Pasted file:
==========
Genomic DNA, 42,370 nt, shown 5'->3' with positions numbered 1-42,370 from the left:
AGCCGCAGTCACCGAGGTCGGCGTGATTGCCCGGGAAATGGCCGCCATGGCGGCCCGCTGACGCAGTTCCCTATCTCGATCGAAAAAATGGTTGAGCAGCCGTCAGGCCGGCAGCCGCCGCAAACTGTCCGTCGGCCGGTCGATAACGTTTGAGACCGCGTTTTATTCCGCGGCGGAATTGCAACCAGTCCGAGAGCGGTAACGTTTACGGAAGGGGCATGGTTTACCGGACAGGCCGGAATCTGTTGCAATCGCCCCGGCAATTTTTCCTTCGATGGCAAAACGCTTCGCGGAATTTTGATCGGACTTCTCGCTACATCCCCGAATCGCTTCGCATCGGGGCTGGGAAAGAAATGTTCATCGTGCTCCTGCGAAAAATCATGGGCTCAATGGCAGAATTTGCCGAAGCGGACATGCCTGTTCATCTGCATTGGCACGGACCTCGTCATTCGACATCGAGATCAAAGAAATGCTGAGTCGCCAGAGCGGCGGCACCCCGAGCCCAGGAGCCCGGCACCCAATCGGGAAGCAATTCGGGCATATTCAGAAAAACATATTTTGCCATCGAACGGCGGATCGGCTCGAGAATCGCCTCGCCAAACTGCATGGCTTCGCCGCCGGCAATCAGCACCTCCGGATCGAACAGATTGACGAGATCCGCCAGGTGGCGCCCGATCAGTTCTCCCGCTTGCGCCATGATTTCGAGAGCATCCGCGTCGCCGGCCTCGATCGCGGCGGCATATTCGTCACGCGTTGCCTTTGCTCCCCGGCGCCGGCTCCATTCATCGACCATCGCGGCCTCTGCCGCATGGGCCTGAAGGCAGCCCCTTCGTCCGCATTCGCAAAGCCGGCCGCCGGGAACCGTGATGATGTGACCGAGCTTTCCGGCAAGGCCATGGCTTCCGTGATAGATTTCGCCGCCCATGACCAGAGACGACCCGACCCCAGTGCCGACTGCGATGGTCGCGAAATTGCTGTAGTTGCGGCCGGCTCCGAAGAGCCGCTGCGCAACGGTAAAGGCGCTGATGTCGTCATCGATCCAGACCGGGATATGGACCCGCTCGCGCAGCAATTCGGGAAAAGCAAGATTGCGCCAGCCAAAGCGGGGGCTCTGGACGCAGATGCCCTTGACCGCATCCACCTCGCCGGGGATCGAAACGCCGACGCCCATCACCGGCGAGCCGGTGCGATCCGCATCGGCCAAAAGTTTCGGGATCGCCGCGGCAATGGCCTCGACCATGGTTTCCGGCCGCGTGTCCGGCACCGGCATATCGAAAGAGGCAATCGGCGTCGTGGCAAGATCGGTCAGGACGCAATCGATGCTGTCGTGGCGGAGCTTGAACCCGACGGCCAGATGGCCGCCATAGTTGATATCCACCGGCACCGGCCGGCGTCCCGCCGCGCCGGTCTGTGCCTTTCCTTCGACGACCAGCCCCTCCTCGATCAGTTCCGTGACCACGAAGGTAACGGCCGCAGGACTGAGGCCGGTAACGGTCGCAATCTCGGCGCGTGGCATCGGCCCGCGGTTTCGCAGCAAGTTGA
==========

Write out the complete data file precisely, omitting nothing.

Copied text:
Genomic DNA, 42,370 nt, shown 5'->3' with positions numbered 1-42,370 from the left:
AGCCGCAGTCACCGAGGTCGGCGTGATTGCCCGGGAAATGGCCGCCATGGCGGCCCGCTGACGCAGTTCCCTATCTCGATCGAAAAAATGGTTGAGCAGCCGTCAGGCCGGCAGCCGCCGCAAACTGTCCGTCGGCCGGTCGATAACGTTTGAGACCGCGTTTTATTCCGCGGCGGAATTGCAACCAGTCCGAGAGCGGTAACGTTTACGGAAGGGGCATGGTTTACCGGACAGGCCGGAATCTGTTGCAATCGCCCCGGCAATTTTTCCTTCGATGGCAAAACGCTTCGCGGAATTTTGATCGGACTTCTCGCTACATCCCCGAATCGCTTCGCATCGGGGCTGGGAAAGAAATGTTCATCGTGCTCCTGCGAAAAATCATGGGCTCAATGGCAGAATTTGCCGAAGCGGACATGCCTGTTCATCTGCATTGGCACGGACCTCGTCATTCGACATCGAGATCAAAGAAATGCTGAGTCGCCAGAGCGGCGGCACCCCGAGCCCAGGAGCCCGGCACCCAATCGGGAAGCAATTCGGGCATATTCAGAAAAACATATTTTGCCATCGAACGGCGGATCGGCTCGAGAATCGCCTCGCCAAACTGCATGGCTTCGCCGCCGGCAATCAGCACCTCCGGATCGAACAGATTGACGAGATCCGCCAGGTGGCGCCCGATCAGTTCTCCCGCTTGCGCCATGATTTCGAGAGCATCCGCGTCGCCGGCCTCGATCGCGGCGGCATATTCGTCACGCGTTGCCTTTGCTCCCCGGCGCCGGCTCCATTCATCGACCATCGCGGCCTCTGCCGCATGGGCCTGAAGGCAGCCCCTTCGTCCGCATTCGCAAAGCCGGCCGCCGGGAACCGTGATGATGTGACCGAGCTTTCCGGCAAGGCCATGGCTTCCGTGATAGATTTCGCCGCCCATGACCAGAGACGACCCGACCCCAGTGCCGACTGCGATGGTCGCGAAATTGCTGTAGTTGCGGCCGGCTCCGAAGAGCCGCTGCGCAACGGTAAAGGCGCTGATGTCGTCATCGATCCAGACCGGGATATGGACCCGCTCGCGCAGCAATTCGGGAAAAGCAAGATTGCGCCAGCCAAAGCGGGGGCTCTGGACGCAGATGCCCTTGACCGCATCCACCTCGCCGGGGATCGAAACGCCGACGCCCATCACCGGCGAGCCGGTGCGATCCGCATCGGCCAAAAGTTTCGGGATCGCCGCGGCAATGGCCTCGACCATGGTTTCCGGCCGCGTGTCCGGCACCGGCATATCGAAAGAGGCAATCGGCGTCGTGGCAAGATCGGTCAGGACGCAATCGATGCTGTCGTGGCGGAGCTTGAACCCGACGGCCAGATGGCCGCCATAGTTGATATCCACCGGCACCGGCCGGCGTCCCGCCGCGCCGGTCTGTGCCTTTCCTTCGACGACCAGCCCCTCCTCGATCAGTTCCGTGACCACGAAGGTAACGGCCGCAGGACTGAGGCCGGTAACGGTCGCAATCTCGGCGCGTGGCATCGGCCCGCGGTTTCGCAGCAAGTTGA